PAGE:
“I challenge anyone to come up with proof of how and when Amaechi made such promise. The Transport Minister is a man known for his tenacity. He wouldn’t eat his words. If he agrees to fight for a cause, he supports you till the end,” Nwauju noted.

Saraki, Ikanya, even Wike caution

In the midst of the tension, key stakeholders have called for caution. Senate President, Bukola Saraki, who led colleagues to Abe’s election thanksgiving earlier this month, pressed for peace. “We want all APC members in Rivers to call for peace and reconciliation. What is wrong is wrong. We want peace to reign in Rivers and the chapter of the party,” Saraki said.

In a vote of confidence in Abe, Saraki further said, “The presence of Senators from across the country as well as other dignitaries at the reception shows that Abe is a very humble person. Abe worked very hard for the party. If not for Magnus Abe, somebody will not be in the cabinet today. You are a very loyal and courageous person.” State chairman of the party, Davies Ikanya who was present at the occasion, said, “Candidates will emerge from the congresses of the party at the proper time. All adoptions and endorsements before the congress are illegal and amount to nothing. The party is not involved in those.”

At the thanksgiving, a most unlikely advisor was Governor Nyesom Wike who cautioned that the state politics was like a wrestling contest that those who rush in before the real fireworks start may lose steam to sustain the fight in the middle of the game.

“The state should be first to be considered at all times. The interest of the state is paramount. When we come together, all we should preach is how Rivers should be the number one state in the country. When the time for wrestling comes, we will wrestle. I am urging you to hold on, when it is set we will come out,” he charged stakeholders.

Abe’s options

Abe has yet to respond to Amaechi’s public declaration not to support his governorship ambition, but those who know him are sure he would respond. “You know he hasn’t declared for governorship, but it’s a very predictable possibility. Abe will say his mind at the appropriate time, which won’t be long from now”, a chieftain of the Rivers APC told Vanguard.

Given Amaechi’s influence in the APC and vehement rejection of an Abe ticket, except a miracle happens or some other factors intervene, Abe and his supporters know the balance of power for the APC governorship ticket rests majorly on Amaechi.

Knowing that Abe is not also given to giving up easily on a cause he believes in, there are suspicions that in his recent sizzling closeness with Wike, he may have worked a Plan B – to decamp and pull his support base to the People’s Democratic Party (PDP) should he be edged out again for the APC governorship ticket.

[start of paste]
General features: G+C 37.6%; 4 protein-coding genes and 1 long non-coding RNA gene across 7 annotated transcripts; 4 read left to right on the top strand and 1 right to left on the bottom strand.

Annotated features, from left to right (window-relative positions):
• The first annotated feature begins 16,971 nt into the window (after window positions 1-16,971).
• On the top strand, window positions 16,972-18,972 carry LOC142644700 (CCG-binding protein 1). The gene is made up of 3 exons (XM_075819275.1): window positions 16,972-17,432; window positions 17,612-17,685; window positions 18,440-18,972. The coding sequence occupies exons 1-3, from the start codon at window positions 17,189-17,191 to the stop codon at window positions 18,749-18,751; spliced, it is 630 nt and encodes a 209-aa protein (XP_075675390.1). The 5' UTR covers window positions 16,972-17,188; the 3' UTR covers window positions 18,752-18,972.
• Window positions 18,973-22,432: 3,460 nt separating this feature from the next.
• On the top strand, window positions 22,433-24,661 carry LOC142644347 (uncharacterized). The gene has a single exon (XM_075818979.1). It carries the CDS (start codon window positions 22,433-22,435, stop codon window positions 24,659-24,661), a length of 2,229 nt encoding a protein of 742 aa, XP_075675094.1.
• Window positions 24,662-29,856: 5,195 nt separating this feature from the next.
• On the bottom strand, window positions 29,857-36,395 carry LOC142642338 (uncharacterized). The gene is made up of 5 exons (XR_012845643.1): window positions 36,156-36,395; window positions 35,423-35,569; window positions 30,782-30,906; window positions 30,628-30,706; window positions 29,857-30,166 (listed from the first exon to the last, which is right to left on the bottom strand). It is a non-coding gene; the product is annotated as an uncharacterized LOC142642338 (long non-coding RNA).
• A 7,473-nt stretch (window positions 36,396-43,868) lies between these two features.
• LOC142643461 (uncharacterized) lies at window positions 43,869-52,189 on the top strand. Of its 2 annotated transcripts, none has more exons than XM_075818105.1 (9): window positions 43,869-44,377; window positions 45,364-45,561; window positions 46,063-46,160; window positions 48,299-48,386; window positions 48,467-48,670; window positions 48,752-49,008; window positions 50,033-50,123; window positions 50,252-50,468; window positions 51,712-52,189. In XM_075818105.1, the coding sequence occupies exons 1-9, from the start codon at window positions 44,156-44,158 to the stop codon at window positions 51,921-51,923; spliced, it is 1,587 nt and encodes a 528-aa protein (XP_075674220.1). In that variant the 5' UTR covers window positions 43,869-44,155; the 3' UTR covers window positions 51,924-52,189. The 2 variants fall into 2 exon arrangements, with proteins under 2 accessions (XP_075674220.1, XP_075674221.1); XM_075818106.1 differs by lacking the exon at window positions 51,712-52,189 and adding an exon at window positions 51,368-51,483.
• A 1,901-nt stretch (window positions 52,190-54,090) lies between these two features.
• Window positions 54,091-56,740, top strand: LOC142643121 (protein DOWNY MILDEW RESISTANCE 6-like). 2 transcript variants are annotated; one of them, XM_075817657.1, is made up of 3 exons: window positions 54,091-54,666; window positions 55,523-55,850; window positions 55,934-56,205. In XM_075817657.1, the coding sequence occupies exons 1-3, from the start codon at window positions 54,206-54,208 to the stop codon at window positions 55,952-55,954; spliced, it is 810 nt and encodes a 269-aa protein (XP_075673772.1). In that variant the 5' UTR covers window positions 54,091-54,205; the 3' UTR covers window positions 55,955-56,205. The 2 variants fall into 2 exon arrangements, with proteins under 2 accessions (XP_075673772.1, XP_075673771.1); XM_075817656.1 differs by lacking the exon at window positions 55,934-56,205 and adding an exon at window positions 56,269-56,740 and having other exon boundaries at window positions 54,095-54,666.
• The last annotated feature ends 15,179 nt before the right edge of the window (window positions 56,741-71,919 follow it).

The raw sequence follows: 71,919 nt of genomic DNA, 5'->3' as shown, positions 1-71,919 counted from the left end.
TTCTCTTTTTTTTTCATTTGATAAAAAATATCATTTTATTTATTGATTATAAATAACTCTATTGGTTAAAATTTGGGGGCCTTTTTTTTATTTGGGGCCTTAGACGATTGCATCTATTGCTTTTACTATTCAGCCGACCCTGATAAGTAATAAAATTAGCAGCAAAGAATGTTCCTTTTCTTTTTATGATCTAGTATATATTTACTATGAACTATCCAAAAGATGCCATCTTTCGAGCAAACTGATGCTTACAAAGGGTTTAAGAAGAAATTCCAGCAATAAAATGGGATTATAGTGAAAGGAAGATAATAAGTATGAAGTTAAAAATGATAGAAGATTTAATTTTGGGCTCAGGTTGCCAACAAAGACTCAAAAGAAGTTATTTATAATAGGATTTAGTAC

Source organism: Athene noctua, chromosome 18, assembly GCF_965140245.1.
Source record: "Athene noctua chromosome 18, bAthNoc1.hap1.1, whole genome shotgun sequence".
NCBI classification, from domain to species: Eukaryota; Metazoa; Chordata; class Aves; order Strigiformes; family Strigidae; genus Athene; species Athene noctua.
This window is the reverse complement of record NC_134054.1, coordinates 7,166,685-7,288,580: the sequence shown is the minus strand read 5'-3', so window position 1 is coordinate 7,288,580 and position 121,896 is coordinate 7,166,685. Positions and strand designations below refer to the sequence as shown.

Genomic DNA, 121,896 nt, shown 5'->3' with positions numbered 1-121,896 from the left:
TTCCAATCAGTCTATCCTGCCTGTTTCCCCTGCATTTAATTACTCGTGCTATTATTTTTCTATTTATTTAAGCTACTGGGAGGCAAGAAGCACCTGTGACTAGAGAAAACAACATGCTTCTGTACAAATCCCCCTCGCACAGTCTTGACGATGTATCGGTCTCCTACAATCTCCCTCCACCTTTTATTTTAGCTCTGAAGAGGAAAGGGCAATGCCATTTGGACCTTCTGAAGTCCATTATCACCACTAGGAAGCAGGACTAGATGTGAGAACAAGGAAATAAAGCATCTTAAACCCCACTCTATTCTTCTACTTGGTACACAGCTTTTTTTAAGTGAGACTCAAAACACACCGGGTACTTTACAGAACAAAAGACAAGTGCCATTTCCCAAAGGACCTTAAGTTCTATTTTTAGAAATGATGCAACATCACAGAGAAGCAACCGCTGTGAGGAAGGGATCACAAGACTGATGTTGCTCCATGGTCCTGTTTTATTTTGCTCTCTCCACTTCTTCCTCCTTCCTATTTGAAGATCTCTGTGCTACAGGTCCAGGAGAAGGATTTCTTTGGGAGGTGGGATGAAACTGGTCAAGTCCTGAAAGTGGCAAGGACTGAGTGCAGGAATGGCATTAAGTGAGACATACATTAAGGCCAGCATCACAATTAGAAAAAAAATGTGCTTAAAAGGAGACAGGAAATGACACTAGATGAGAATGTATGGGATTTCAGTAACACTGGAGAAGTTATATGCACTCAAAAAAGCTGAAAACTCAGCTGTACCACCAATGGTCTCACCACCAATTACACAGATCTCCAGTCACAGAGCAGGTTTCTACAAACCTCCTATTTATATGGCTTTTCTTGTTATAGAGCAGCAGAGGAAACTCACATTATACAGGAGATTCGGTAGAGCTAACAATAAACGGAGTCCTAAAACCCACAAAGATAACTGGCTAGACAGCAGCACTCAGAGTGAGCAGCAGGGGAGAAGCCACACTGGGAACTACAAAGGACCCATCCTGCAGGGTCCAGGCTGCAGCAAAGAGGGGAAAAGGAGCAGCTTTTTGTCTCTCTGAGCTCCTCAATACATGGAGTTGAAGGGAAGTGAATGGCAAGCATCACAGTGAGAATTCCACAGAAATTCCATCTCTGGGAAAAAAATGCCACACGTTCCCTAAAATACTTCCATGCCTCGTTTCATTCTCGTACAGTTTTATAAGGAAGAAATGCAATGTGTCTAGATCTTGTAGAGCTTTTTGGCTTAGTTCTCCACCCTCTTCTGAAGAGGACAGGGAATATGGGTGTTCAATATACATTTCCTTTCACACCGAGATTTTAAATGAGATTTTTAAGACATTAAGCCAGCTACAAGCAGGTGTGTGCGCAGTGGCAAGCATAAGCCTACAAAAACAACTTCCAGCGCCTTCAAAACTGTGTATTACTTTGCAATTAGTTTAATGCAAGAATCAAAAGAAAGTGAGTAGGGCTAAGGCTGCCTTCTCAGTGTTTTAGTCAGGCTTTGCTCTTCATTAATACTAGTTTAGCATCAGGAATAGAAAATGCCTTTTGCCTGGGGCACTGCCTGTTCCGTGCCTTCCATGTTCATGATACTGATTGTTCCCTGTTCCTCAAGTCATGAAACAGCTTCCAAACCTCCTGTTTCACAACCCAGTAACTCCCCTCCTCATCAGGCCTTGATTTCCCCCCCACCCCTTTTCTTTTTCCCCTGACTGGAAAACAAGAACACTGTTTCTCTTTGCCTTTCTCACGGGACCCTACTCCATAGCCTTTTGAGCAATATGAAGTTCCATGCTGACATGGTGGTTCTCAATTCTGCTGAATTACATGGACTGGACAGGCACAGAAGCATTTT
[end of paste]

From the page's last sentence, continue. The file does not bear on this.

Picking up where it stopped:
Abe has strongly insisted that he would not leave the APC he cofounded to bring change in the polity. However, not many, especially among mainstream Rivers APC, believe him. An APC chieftain said, “Abe is a wise man, but this calculation could consume him. We know his game plan. He already made up his mind to join Wike in the calculation that he retains his Senate seat and waits on Wike’s magnanimity to get the governorship ticket in 2023.

“Wike would be happy for it to better his chances for a second term next year, but he certainly can’t be trusted to support even Abe’s retention of his Senate seat in the PDP or APC. He is going to be the ultimate loser.”

Head or tail, the odds of divisions rocking the Rivers APC seem to be proving a booster to Wike’s quest for an unassailable second term. Added to the dismal performance of the APC-led Federal Government, the cracks in Rivers APC have become a reference point for the governor’s new found role as an advocate of political tolerance.

No crack in Rivers APC, we are politicking — Pro APC group

However, with the conflict and its negative consequences glaring to unbiased watchers, the Free Rivers Development Initiative, tilted to Amaechi’s interest in the APC maintains that there are no cracks in the party

President-General of the group, Sampson Ngerebara, said: “Whether you are a leader or not, you have a divine right to have choice. Amaechi, yes, is the leader of Rivers APC, but he has just one vote at the primaries. How many persons will emerge as party candidate? Just one. So assuming you have three, four, five persons contesting the primary, will Amaechi vote for all?